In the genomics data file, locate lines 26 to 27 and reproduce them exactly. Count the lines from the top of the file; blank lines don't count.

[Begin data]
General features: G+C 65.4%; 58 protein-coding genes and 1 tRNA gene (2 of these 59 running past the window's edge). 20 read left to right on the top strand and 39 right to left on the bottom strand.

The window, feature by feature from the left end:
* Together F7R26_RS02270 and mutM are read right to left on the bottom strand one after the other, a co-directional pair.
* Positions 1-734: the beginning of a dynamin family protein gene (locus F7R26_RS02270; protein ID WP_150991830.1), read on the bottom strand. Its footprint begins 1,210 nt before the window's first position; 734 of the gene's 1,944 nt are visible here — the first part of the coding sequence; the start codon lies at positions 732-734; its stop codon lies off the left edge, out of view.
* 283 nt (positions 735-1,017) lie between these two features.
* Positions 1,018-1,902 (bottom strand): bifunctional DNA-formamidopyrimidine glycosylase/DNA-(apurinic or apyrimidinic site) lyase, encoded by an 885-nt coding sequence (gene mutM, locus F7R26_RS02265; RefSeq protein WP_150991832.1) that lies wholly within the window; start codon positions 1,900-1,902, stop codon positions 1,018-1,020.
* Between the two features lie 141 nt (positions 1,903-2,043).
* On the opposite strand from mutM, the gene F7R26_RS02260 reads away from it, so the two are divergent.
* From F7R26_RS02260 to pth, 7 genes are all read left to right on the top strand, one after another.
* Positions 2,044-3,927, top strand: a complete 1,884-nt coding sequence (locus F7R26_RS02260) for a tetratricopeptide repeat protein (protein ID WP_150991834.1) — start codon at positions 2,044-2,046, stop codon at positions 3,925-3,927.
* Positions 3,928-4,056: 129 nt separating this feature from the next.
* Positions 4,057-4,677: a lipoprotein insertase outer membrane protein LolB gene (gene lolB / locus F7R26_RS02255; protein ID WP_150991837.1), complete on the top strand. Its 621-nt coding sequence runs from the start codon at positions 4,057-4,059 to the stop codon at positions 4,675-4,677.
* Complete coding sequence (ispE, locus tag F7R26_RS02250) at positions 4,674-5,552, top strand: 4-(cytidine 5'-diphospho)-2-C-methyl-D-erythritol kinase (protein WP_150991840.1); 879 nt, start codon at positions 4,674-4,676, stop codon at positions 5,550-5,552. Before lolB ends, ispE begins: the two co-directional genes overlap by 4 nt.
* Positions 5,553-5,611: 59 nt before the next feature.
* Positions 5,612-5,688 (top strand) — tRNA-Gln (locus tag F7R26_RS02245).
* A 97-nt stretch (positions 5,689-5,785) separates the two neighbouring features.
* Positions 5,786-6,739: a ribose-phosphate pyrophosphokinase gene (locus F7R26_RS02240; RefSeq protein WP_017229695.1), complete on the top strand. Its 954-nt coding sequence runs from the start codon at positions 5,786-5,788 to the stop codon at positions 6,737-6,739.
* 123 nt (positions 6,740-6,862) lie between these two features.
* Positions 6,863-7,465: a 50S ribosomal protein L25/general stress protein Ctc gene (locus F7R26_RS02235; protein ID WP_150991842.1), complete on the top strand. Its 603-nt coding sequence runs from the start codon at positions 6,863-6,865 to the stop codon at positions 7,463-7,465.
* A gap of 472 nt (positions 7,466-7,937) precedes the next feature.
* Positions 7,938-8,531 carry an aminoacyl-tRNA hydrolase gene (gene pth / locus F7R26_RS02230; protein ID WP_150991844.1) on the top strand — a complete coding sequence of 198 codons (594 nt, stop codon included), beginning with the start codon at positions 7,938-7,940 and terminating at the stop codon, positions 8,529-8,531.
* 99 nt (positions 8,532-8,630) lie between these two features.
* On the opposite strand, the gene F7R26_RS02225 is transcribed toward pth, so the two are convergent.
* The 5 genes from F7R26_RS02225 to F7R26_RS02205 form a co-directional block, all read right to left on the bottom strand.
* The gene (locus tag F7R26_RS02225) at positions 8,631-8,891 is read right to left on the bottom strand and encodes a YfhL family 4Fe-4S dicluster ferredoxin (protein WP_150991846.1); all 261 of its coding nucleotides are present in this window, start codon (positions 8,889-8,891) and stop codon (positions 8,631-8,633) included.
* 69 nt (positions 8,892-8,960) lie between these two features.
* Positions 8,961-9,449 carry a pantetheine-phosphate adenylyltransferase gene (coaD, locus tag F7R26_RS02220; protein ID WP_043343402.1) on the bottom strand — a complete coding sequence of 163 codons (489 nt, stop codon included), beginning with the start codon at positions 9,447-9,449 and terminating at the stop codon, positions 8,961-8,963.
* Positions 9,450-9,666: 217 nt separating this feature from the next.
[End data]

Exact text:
* 69 nt (positions 8,892-8,960) lie between these two features.
* Positions 8,961-9,449 carry a pantetheine-phosphate adenylyltransferase gene (coaD, locus tag F7R26_RS02220; protein ID WP_043343402.1) on the bottom strand — a complete coding sequence of 163 codons (489 nt, stop codon included), beginning with the start codon at positions 9,447-9,449 and terminating at the stop codon, positions 8,961-8,963.